Dolores Huerta, the civil rights icon who fought to build a nationwide coalition protecting farm workers, will receive the Radcliffe Medal on May 31, the last day of Harvard’s Commencement week, the Radcliffe Institute for Advanced Study announced today.The award, a highlight of the institute’s annual Radcliffe Day, honors individuals whose lives and work have had a transformative impact on society. Huerta, who has fought for 60 years to secure the rights of disadvantaged people and communities, is an exemplary medalist, noted Dean Tomiko Brown-Nagin, who said that Huerta’s accomplishments were long unsung, particularly compared with those of her male contemporaries.Radcliffe will honor Dolores Huerta’s work on the issue that sparked her activism: the intersection of food and social justice. Courtesy of Dolores Huerta Foundation“Dolores Huerta is a towering figure in the labor, civil rights, and women’s movements,” said Brown-Nagin, a legal scholar and civil rights historian. “The fact that some individuals won’t immediately recognize Huerta’s name and know why we’re honoring her illustrates the all-too-common erasure of women from our histories.“As a historian, I am keenly aware that Dolores Huerta and other women from traditionally marginalized groups are especially likely to be omitted from our historical narratives.”In 1962, Huerta and Cesar Chavez co-founded what would become the United Farm Workers. Although her name is not as recognizable as her partner’s, Huerta’s contributions were no less significant, scholars say.Years earlier, well before food activism captured the public imagination, Huerta witnessed and experienced ethnic and gender bias as a teenager in California’s Central Valley, one of the most productive farming regions in the world. The ill treatment she saw inflicted on the workers there led Huerta to play a critical role in California’s legendary grape strike, which began in September 1965. Filipino pickers walked out of the fields to protest years of poor pay and desperate working conditions; two weeks later, they were joined by Mexican workers. The strike continued for five years, until California table-grape growers signed their first labor contracts giving workers better pay, benefits, and protections.Over the following four decades, Huerta lobbied for better legislative representation for workers, then worked to help more Latinos and women win elective office.She received the Eleanor Roosevelt Human Rights Award in 1998 and President Barack Obama awarded Huerta the Presidential Medal of Freedom in 2012, saying, “Dolores helped lead a worldwide grape boycott that forced growers to agree to some of the country’s first farmworker contracts. And ever since, she has fought to give more people a seat at the table. ‘Don’t wait to be invited,’ she says. ‘Step in there.’ ”The Radcliffe Day 2019 program has been designed to honor Huerta’s work on the issue that sparked her activism: the intersection of food and social justice. The audience in Radcliffe Yard will hear from Huerta herself and from a panel of leading activists and scholars with perspectives on food, food production, and policy. Journalist Soledad O’Brien ’88 will moderate the discussion.The panelists will include:Health policy expert and Harvard T.H. Chan School of Public Health Professor Sara Bleich, Ph.D. ’07, RI ’19;Immigration and employment activist, lawyer, and Fordham Law School Professor Jennifer Gordon ’87, J.D. ’92;Writer, activist, and Food First co-founder Frances Moore Lappé;University of California, Davis, Economics Professor Daniel A. Sumner, who served in the U.S. Department of Agriculture under President George H.W. Bush;Chef and food activist Alice Waters.Watch the live webcast by clicking here. The event will begin at 10 a.m. Friday with a panel discussion, titled “Nourishing America: Exploring the Intersection of Food and Justice.”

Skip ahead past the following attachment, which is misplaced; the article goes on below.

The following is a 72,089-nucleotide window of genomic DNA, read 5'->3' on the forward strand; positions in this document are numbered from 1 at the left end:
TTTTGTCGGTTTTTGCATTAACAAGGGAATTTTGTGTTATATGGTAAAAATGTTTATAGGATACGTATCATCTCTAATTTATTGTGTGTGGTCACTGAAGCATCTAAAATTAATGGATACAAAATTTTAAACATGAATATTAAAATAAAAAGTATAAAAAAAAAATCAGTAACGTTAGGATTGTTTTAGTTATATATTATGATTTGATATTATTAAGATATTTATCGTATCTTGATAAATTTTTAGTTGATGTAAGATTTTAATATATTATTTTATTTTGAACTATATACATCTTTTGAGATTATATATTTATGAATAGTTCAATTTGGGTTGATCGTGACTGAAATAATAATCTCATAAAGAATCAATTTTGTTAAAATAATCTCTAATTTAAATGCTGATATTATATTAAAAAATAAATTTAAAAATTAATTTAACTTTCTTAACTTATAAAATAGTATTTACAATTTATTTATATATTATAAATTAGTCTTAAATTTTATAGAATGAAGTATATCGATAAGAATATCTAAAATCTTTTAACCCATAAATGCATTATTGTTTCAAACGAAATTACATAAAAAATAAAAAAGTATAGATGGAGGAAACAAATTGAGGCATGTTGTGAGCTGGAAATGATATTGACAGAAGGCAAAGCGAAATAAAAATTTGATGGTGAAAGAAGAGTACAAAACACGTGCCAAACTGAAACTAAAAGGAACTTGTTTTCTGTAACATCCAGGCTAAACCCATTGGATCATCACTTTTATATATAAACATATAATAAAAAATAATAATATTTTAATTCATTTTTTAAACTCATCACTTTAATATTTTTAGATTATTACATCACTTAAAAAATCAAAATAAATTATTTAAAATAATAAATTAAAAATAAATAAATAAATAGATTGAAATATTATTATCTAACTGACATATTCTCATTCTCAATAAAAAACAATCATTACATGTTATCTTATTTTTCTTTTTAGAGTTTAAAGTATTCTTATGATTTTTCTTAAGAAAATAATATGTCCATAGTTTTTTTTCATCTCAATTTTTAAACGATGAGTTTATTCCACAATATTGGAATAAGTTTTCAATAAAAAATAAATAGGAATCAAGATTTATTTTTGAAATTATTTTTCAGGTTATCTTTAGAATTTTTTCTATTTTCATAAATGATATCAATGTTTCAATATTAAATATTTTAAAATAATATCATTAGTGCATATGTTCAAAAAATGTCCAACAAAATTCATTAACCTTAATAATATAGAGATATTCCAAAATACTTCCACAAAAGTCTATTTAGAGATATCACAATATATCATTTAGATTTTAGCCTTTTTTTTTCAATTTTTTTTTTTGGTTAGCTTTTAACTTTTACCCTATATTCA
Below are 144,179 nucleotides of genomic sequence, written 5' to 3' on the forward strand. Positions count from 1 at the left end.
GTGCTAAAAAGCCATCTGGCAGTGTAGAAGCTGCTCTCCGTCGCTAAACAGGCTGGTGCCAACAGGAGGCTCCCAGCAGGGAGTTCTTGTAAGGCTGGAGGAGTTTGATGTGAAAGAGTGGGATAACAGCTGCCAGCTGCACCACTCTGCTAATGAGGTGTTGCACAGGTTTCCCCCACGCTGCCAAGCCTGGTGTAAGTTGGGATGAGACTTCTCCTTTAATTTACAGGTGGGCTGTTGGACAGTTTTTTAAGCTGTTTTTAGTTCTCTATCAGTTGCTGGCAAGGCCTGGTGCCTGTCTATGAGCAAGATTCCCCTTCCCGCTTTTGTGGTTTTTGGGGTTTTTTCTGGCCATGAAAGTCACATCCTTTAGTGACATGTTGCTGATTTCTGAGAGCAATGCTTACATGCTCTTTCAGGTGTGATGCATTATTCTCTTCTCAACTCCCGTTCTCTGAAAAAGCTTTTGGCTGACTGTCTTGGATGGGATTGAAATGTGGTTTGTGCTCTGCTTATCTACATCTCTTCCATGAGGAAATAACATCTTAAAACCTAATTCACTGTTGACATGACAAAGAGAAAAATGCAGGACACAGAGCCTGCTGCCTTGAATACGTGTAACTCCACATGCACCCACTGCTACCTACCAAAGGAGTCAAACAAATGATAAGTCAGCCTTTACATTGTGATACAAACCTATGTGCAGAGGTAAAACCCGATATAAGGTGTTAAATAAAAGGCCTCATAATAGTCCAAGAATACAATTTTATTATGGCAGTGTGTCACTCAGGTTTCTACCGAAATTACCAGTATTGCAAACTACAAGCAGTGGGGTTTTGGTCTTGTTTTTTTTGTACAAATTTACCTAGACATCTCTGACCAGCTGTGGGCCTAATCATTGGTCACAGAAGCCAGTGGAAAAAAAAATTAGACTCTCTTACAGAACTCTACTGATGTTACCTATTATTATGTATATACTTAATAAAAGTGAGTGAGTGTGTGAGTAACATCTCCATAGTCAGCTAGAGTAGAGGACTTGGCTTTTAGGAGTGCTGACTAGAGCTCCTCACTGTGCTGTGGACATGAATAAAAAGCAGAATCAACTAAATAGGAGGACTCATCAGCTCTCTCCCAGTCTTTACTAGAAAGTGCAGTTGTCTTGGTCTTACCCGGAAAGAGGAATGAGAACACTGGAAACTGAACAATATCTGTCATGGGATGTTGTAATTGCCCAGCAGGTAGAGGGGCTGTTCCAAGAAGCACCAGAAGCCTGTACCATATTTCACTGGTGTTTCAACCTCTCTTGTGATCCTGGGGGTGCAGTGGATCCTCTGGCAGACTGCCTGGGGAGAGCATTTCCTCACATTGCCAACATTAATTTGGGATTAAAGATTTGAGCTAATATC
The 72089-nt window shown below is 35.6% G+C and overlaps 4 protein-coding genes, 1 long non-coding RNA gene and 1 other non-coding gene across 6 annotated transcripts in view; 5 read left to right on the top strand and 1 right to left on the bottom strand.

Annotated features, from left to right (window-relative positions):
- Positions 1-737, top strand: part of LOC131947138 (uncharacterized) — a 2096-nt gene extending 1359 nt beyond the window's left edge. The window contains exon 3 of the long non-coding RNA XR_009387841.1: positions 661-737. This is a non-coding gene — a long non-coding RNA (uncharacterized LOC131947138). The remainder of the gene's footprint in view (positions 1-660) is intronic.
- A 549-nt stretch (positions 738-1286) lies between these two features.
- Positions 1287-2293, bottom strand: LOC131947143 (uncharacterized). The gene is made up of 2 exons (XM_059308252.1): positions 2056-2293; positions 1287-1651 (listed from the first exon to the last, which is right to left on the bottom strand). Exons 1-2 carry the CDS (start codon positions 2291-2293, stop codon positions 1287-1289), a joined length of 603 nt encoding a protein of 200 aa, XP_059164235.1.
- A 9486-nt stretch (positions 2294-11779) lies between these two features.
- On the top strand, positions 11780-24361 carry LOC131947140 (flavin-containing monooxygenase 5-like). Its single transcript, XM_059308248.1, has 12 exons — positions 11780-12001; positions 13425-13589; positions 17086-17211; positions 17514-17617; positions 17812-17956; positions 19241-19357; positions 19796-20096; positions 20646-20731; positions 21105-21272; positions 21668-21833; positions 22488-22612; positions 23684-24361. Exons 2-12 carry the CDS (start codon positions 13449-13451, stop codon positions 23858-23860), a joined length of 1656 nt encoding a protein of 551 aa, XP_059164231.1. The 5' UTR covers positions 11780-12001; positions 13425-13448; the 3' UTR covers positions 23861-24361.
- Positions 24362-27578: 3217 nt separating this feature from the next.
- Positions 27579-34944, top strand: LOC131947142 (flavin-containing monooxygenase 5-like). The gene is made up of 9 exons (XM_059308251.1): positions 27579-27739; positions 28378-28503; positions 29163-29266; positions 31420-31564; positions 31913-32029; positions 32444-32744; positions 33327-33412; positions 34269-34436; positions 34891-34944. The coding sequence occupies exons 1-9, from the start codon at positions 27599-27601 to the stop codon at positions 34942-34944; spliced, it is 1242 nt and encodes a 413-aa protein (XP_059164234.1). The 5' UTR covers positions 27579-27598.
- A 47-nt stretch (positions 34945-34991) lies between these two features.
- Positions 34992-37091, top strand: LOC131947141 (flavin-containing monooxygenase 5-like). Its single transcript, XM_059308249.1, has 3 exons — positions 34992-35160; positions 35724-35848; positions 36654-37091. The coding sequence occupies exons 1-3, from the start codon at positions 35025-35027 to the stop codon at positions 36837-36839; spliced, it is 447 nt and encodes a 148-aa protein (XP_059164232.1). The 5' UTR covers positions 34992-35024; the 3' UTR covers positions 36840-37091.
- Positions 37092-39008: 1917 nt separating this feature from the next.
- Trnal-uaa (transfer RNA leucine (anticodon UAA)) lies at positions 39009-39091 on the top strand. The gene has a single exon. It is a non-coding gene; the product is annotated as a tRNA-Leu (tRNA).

Stephen Curry inspired the Golden State Warriors to a 116-94 win over the Portland Trail Blazers in game one of the NBA Western Conference finals.Curry scored 36 points, including nine three-pointers, for the defending NBA champions, who are playing their fifth straight Western Conference final.He also added seven assists and six rebounds as the hosts dominated.Game two in the best-of-seven series is on Thursday, 16 May, also on top-seeded Golden State’s home court.”It was a nice flow,” said Curry. “It just puts so much pressure on the defence.”It’s fun when everyone’s running around, cutting, and we’re whipping the ball around – that’s when we’re at our best.” Klay Thompson also hit 26 points for the Warriors, who won a second consecutive game without star forward Kevin Durant, ruled out because of a calf injury.The Blazers, whose side included Curry’s younger brother Seth, made just seven of 28 three-point attempts.
Yomif Kejelcha (Ethiopia)12:53.98 Djamal A. Direh (Djibouti)13:21.50 Paul Kipngetich Tanui (Kenya)12:58.69 Men’s 5000 MetersPersonal Best Isiah Kiplangat Koech (Kenya)12:48.64 Ben True (USA)13:02.74 William Malel Sitonik (Kenya)13:19.83 Cheptegei led for 4 of 5 laps in the men’s 10km World Cross Country Championships race in Kampala earlier this year before he collapsed. He runs in the US on Saturday. PHOTO KCCA MEDIAEugene IAAF Diamond LeagueToday: 5,000m 11.30pmUganda’s Joshua Cheptegei gets a chance to put his athletics season back on track when he runs against double Olympic 5,000m – 10,000m Champion Mo Farah and two-time World Cross Country king Geoffrey Kamworor at the Prefontaine Classic in Eugene on Saturday.Cheptegei, who collapsed spectacularly at the World Cross Country Championships on home ground in March, gets an opportunity to indicate how much he has recovered.In the 10km cross country race in March, Cheptegei set a blistering pace after two laps, but in the final lap run out of gas, suddenly slowed down, and walked to the finish line in 30th position. He was stretchered off.“He is very okay,” said national coach Faustine Kiwa, when The Independent asked about his fitness ahead of the Eugene IAAF Diamond League race. “He even danced that night of the cross country final. The doctors said he simply stretched himself, but is fine.”That men’s World Cross Country Championship 10km race was won by Kenya’s Kamworor, followed by Leonard Barsoton. Cheptegei faces them both in this weekend’s Eugene Diamond League in the US.The other Ugandan in action Saturday is teenager Jacob Kiplimo. Kiplimo won the men’s junior gold at Kampala’s World Cross Country Championships.The World’s best The 5,000m (12.5 laps) race Saturday is a remarkable collection of the world’s best distance runners and will show how much Cheptegei,20 has recovered, on top of providing a preview of the London World Championships final this summer. (see key runners profiles on page 2 or click) Ibrihim Jeilan (Ethiopia)13:03.22 Patrick Tiernan (Australia)13:20.88 Leonard Barsoton (Kenya)13:16.25 Jacob Kiplimo (Uganda)13:19.54 Caleb Mwangangi Ndiku (Kenya)12:59.17 Mohammed Ahmed (Canada)13:01.74 Getaneh Tamire (Ethiopia)13:05.59 Geoffrey Kamworor (Kenya)12:59.98 Eric Jenkins (USA)13:05.85 Paul Chelimo (USA)13:03.90 Ryan Hill (USA)13:05.69 Joshua Cheptagei (Uganda)13:00.60 Hassan Mead (USA)13:02.80 Mo Farah (Great Britain)12:53.11 Chris Derrick (USA)13:08.04 Hagos Gebrhiwet (Ethiopia)12:47.53 Nicholas Kosimbei (Kenya)13:17.08 Albert Rop (Bahrain)12:51.96 Bashir Abdi (Belgium)13:06.10 The University of Oregon’s Hayward Field is the training base of Farah but Cheptegei has fond memories of the US state. It was in Eugene, Oregon that he announced his arrival on the world stage at the 2014 IAAF World Junior Championships by winning the 10,000m gold.Farah faces a repeat of his Rio Olympics 5,000m final, with both silver medallist Paul Chelimo and bronze medallist Hagos Gebrhiwet, 23, in the field.Friday’s night’s opening events will see Ethiopia’s Olympic silver medallist Genzebe Dibaba take another crack at the world record in the 5,000m, aiming to beat the existing mark of 14min 11.15sec held by her sister Tirunesh since 2008.Other highlights on Saturday include the men’s 100m, where Olympic silver medallist Justin Gatlin and Canada’s bronze medallist Andre DeGrasse resume their rivalry.The women’s 800m meanwhile sees Olympic champion Caster Semenya head a strong line-up which also includes Rio medallists Francine Niyonsaba of Burundi and Margaret Wambui of Kenya. Aron Kifle (Eritrea)13:13.39 Conseslus Kipruto (Kenya)13:47.5(A) Andrew Butchart (Great Britain)13:08.61 Share on: WhatsApp Pages: 1 2